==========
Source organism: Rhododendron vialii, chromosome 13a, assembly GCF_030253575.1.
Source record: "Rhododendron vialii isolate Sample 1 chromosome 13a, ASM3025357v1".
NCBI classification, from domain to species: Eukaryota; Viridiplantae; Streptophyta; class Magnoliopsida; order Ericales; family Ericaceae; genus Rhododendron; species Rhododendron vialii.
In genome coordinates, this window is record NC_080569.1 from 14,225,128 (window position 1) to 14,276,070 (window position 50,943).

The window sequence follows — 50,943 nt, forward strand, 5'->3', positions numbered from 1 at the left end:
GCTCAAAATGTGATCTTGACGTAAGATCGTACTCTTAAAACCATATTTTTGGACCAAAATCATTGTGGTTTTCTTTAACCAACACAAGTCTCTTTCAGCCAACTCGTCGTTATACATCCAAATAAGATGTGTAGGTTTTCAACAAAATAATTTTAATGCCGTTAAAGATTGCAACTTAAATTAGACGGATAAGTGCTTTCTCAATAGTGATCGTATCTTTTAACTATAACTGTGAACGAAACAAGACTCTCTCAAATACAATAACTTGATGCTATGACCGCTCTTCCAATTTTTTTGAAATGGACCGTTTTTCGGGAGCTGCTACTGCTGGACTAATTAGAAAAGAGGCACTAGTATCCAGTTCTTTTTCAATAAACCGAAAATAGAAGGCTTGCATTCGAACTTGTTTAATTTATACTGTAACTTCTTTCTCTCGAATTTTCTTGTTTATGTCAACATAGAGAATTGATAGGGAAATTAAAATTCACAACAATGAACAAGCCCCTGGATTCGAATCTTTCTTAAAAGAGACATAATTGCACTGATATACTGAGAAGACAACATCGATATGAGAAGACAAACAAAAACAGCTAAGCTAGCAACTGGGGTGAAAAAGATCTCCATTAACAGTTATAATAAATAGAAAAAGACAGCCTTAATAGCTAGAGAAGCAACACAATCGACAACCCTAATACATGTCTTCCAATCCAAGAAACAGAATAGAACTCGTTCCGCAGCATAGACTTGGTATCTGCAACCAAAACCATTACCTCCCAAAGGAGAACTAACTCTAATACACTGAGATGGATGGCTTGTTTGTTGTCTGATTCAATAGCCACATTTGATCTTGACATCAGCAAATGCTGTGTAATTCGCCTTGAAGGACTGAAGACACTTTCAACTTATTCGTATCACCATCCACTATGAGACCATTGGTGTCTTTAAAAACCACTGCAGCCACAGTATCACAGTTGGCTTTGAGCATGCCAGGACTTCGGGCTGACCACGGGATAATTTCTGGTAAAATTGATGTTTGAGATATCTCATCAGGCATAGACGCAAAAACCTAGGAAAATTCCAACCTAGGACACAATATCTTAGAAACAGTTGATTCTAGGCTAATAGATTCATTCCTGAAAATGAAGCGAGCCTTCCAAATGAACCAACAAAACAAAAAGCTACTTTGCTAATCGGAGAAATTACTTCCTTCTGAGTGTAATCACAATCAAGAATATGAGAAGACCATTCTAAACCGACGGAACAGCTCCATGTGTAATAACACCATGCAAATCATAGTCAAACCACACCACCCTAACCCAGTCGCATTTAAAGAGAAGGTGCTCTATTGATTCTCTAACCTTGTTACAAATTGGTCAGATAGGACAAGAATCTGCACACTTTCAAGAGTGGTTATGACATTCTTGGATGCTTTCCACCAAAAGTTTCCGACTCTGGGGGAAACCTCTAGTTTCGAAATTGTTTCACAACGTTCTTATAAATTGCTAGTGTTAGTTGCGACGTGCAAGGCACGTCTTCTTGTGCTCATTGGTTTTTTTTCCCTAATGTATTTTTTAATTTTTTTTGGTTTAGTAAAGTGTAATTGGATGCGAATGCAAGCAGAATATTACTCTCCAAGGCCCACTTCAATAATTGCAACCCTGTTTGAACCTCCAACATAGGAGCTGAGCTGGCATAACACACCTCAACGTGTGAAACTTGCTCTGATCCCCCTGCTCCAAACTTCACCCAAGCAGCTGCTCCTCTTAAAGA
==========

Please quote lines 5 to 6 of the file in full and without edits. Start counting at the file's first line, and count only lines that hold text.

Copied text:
The window sequence follows — 50,943 nt, forward strand, 5'->3', positions numbered from 1 at the left end:
GCTCAAAATGTGATCTTGACGTAAGATCGTACTCTTAAAACCATATTTTTGGACCAAAATCATTGTGGTTTTCTTTAACCAACACAAGTCTCTTTCAGCCAACTCGTCGTTATACATCCAAATAAGATGTGTAGGTTTTCAACAAAATAATTTTAATGCCGTTAAAGATTGCAACTTAAATTAGACGGATAAGTGCTTTCTCAATAGTGATCGTATCTTTTAACTATAACTGTGAACGAAACAAGACTCTCTCAAATACAATAACTTGATGCTATGACCGCTCTTCCAATTTTTTTGAAATGGACCGTTTTTCGGGAGCTGCTACTGCTGGACTAATTAGAAAAGAGGCACTAGTATCCAGTTCTTTTTCAATAAACCGAAAATAGAAGGCTTGCATTCGAACTTGTTTAATTTATACTGTAACTTCTTTCTCTCGAATTTTCTTGTTTATGTCAACATAGAGAATTGATAGGGAAATTAAAATTCACAACAATGAACAAGCCCCTGGATTCGAATCTTTCTTAAAAGAGACATAATTGCACTGATATACTGAGAAGACAACATCGATATGAGAAGACAAACAAAAACAGCTAAGCTAGCAACTGGGGTGAAAAAGATCTCCATTAACAGTTATAATAAATAGAAAAAGACAGCCTTAATAGCTAGAGAAGCAACACAATCGACAACCCTAATACATGTCTTCCAATCCAAGAAACAGAATAGAACTCGTTCCGCAGCATAGACTTGGTATCTGCAACCAAAACCATTACCTCCCAAAGGAGAACTAACTCTAATACACTGAGATGGATGGCTTGTTTGTTGTCTGATTCAATAGCCACATTTGATCTTGACATCAGCAAATGCTGTGTAATTCGCCTTGAAGGACTGAAGACACTTTCAACTTATTCGTATCACCATCCACTATGAGACCATTGGTGTCTTTAAAAACCACTGCAGCCACAGTATCACAGTTGGCTTTGAGCATGCCAGGACTTCGGGCTGACCACGGGATAATTTCTGGTAAAATTGATGTTTGAGATATCTCATCAGGCATAGACGCAAAAACCTAGGAAAATTCCAACCTAGGACACAATATCTTAGAAACAGTTGATTCTAGGCTAATAGATTCATTCCTGAAAATGAAGCGAGCCTTCCAAATGAACCAACAAAACAAAAAGCTACTTTGCTAATCGGAGAAATTACTTCCTTCTGAGTGTAATCACAATCAAGAATATGAGAAGACCATTCTAAACCGACGGAACAGCTCCATGTGTAATAACACCATGCAAATCATAGTCAAACCACACCACCCTAACCCAGTCGCATTTAAAGAGAAGGTGCTCTATTGATTCTCTAACCTTGTTACAAATTGGTCAGATAGGACAAGAATCTGCACACTTTCAAGAGTGGTTATGACATTCTTGGATGCTTTCCACCAAAAGTTTCCGACTCTGGGGGAAACCTCTAGTTTCGAAATTGTTTCACAACGTTCTTATAAATTGCTAGTGTTAGTTGCGACGTGCAAGGCACGTCTTCTTGTGCTCATTGGTTTTTTTTCCCTAATGTATTTTTTAATTTTTTTTGGTTTAGTAAAGTGTAATTGGATGCGAATGCAAGCAGAATATTACTCTCCAAGGCCCACTTCAATAATTGCAACCCTGTTTGAACCTCCAACATAGGAGCTGAGCTGGCATAACACACCTCAACGTGTGAAACTTGCTCTGATCCCCCTGCTCCAAACTTCACCCAAGCAGCTGCTCCTCTTAAAGA